Management & Operations

A Rundown of Rail Track Maintenance Technology for Transit

Posted on February 1, 2006 by Joey Campbell, Managing Editor

Once the responsibility of gandy dancers traveling in handcars, railroad track maintenance has come a long way in the past 150 years, particularly in regards to the equipment and technologies available to perform upkeep procedures. Today, the track maintenance business is all grown up, as North American rail operators spend about $6 billion a year on related products and services. Despite this growth, one thing still holds true — railroad track needs consistent, thorough maintenance to remain in good order. And the faster the train or the higher the occupancy, the more frequent maintenance duties need to be performed. Rail track maintenance primarily involves a combination of routine inspection, cleaning tracks, replacing worn rails, draining ballast, clearing the right of way, checking catenary and correcting shifts in the track caused by the trains’ centrifugal force. It is also important to control the effects of the environment, which include snow, ice and unwanted plants and weeds. Many intangibles also underscore the importance of good track maintenance. For example, in autumn when leaves begin to fall, they often come to rest on tracks and, over time, leave an oily residue that can cause problems with the operation of trains. It is important to keep railways clear at all times of waste, debris and environmental byproducts. Track maintenance is performed by a variety of specialized machines. These include ballast cleaners and regulators, tamping machines, track stabilizers and an assortment of other heavy equipment. There is only a handful of highly specialized companies that currently supplies the majority of these and other track maintenance technologies to the North American public transit industry. Here, METRO gives a brief glance at several of the more prominent providers. Plasser American Corp.
Plasser American Corp., based in Chesapeake, Va., is known for offering an extensive array of track maintenance machines to both freight and passenger rail applications. With more than 50 years of experience, the company has worked with numerous agencies and has thousands of machines in use around the nation and worldwide. Among the company’s more popular products is the 09 DYNA-C.A.T., a combination switch/production tamping machine (which corrects rail surface, cross-level and alignment) with dynamic track stabilization capabilities. Plasser also offers the PTS 61 C that performs both track stabilization and catenary measuring. Additionally, Plasser’s high-capacity ballast cleaning machines provide for properly drained ballast sections resulting in longer track life and extended maintenance cycles. The company also provides grinders, regulators, stabilizers, welders, catenary maintenance machines, parts and training for its equipment. www Progress Rail Services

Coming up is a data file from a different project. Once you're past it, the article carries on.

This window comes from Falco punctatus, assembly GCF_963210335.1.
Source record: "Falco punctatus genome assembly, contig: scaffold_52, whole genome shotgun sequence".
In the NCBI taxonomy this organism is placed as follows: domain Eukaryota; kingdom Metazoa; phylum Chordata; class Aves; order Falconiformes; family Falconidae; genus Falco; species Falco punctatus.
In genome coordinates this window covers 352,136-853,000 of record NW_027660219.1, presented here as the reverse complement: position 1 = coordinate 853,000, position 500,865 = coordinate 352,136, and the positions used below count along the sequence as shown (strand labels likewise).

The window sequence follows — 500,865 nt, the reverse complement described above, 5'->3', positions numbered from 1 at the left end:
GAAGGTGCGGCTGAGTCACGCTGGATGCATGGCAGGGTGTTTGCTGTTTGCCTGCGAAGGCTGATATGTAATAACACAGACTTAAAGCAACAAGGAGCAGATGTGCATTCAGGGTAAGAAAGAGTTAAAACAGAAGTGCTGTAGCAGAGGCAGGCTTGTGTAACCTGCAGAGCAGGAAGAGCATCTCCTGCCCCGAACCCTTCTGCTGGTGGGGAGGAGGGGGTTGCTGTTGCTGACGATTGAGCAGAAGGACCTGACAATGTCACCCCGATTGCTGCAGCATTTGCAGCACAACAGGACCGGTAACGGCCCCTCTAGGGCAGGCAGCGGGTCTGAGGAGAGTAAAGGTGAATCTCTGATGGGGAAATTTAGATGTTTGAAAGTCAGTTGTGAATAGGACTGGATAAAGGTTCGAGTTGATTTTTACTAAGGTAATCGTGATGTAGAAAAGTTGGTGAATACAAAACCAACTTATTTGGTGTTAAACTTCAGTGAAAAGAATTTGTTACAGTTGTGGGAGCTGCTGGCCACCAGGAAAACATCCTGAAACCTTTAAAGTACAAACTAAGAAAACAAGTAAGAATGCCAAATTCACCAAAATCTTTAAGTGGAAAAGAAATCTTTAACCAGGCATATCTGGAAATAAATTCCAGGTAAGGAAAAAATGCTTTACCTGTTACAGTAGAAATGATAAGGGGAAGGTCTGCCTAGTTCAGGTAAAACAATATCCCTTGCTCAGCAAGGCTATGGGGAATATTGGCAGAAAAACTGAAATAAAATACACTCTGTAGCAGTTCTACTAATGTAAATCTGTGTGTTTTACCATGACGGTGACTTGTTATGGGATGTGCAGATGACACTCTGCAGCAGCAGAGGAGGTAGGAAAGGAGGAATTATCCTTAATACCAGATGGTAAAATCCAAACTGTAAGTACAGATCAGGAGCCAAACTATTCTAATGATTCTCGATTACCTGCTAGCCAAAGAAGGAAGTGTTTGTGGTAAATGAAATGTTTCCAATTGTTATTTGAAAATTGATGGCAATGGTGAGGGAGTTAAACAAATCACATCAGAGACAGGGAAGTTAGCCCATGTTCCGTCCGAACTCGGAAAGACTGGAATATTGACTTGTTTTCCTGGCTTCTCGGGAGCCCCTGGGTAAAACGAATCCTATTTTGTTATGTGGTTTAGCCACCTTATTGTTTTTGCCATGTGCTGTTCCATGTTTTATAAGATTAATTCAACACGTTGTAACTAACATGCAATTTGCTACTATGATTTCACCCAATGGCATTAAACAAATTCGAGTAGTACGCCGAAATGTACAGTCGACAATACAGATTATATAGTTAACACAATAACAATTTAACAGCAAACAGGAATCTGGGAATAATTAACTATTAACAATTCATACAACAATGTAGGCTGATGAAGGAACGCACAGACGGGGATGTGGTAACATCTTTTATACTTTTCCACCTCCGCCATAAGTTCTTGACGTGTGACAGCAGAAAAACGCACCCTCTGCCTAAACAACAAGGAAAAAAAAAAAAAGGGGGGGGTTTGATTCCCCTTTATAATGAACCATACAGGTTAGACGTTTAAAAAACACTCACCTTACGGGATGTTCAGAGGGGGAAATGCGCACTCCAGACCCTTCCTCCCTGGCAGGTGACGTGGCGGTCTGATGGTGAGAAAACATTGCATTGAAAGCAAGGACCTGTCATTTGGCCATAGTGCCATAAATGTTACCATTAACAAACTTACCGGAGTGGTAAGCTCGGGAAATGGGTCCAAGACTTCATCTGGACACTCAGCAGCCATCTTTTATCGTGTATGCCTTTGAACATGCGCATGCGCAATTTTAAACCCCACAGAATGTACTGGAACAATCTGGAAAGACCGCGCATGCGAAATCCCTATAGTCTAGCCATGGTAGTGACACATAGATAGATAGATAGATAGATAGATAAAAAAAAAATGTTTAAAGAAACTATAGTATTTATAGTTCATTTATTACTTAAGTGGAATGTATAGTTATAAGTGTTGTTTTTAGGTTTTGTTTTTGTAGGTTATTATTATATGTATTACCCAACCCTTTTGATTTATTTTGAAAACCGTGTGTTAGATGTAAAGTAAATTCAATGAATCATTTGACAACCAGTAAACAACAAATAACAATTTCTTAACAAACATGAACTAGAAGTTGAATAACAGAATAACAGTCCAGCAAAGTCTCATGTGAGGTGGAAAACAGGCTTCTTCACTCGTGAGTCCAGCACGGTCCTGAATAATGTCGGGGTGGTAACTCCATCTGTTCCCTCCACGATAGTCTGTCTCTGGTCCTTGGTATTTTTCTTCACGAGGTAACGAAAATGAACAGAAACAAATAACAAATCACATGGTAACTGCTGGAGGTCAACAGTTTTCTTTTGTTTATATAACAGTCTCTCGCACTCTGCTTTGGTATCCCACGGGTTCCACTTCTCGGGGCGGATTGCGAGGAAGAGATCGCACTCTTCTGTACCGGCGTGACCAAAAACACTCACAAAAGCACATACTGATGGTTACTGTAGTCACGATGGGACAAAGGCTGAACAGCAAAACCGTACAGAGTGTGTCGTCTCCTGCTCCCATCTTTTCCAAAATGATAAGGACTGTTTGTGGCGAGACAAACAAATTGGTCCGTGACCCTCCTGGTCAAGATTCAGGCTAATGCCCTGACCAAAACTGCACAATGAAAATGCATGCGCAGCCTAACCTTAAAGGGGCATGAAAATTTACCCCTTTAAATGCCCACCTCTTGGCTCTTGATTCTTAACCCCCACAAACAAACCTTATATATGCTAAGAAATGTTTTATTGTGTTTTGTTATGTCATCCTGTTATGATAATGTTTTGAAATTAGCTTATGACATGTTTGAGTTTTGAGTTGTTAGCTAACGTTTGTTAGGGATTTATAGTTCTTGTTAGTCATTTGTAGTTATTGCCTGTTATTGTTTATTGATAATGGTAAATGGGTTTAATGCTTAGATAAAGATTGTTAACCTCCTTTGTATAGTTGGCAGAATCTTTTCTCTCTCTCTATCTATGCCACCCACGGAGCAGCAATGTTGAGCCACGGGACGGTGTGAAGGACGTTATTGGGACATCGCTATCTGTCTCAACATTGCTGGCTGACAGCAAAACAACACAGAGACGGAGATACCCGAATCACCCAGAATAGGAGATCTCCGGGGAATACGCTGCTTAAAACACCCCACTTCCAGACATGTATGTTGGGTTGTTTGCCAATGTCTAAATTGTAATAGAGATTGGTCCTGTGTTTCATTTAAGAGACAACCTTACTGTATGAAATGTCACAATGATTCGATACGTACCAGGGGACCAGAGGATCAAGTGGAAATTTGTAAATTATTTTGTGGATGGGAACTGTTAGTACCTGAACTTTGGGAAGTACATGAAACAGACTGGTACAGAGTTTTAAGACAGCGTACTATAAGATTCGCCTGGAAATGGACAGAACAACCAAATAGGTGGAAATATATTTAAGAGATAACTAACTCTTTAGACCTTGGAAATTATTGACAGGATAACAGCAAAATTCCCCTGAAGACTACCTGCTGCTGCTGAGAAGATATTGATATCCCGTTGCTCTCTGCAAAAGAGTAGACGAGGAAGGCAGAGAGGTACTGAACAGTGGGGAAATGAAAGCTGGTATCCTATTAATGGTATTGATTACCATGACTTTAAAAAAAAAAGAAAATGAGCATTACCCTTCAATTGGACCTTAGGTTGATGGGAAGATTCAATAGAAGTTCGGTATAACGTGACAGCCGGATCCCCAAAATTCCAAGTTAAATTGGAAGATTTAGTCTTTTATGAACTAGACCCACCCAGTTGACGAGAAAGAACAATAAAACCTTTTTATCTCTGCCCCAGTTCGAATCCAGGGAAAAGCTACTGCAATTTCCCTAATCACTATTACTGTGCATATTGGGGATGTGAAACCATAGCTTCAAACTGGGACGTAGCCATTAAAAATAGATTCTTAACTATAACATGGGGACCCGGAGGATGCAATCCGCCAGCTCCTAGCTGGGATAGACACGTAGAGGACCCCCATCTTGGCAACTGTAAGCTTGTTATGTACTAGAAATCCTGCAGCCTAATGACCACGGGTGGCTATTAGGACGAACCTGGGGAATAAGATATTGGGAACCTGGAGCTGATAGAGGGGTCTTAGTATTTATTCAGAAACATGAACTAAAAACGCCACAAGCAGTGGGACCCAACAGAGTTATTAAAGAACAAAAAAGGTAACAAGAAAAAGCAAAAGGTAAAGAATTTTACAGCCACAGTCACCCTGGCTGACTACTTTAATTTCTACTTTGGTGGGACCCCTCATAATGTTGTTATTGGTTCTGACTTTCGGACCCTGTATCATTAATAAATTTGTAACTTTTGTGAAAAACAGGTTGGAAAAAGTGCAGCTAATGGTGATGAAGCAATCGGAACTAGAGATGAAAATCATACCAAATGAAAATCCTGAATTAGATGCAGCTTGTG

Albertville, Ala.-based Progress Rail Services supplies trackwork components, maintenance-of-way equipment, railway parts, repair facilities and more. Progress Rail Services is one of the largest providers of railway products and services in North America, with facilities in 27 states, Canada and Mexico. Progress Rail provides cranes, regulators, welders, ballast cleaners, right-of-way cleaners and various other machines through its subsidiaries Kershaw Mfg. and All-Track Equipment. Portec Rail Products Inc.
Portec Rail Products Inc., headquartered in Pittsburgh, has provided rail freight and transit operators with maintenance and engineering products and services for 100 years. Trackwork products include rail lubrication and friction management systems designed to reduce wear, increase productivity and save money. Portec also offers an array of other machinery such as locomotive pullers, rail joints, anchors and environment-friendly cleaners and degreasing chemicals for rail protection. Loram Maintenance of Way
Since 1954, Loram Maintenance of Way Inc. in Hamel, Minn., has been providing railroad maintenance equipment and services in three specialized areas — rail grinding, ballast cleaning and ditching. Loram’s RG48 rail grinder reduces irregularities in rail to extend track life. The HP Shoulder ballast cleaner drains and reinforces ballast, while the Badger ditch cleaner uses a swinging boom to take care of ditches on either side of the railway. The company also provides a variety of digging, excavation, cleaning and draining tools, with support service and training available on all products. Harsco Track Technologies
Harsco Track Technologies in Columbia, S.C., provides a number of track maintenance tools to the rail industry, including tampers, grinders, ballast maintenance equipment and maintenance software. Ballast Tools Inc.
Ballast Tools Inc. provides maintenance-of-way products such as tampers and ballast regulators. The company is based in Crystal City, Mo., and uses an ISO 9000-2001-certified production process to manufacture its range of tools. Geismer Modern Track
Geismar Modern Track Machinery has been serving the North American railroad industry for 30 years. The company offers a line of track maintenance products that includes tampers, catenary maintenance equipment, cranes and pullers.

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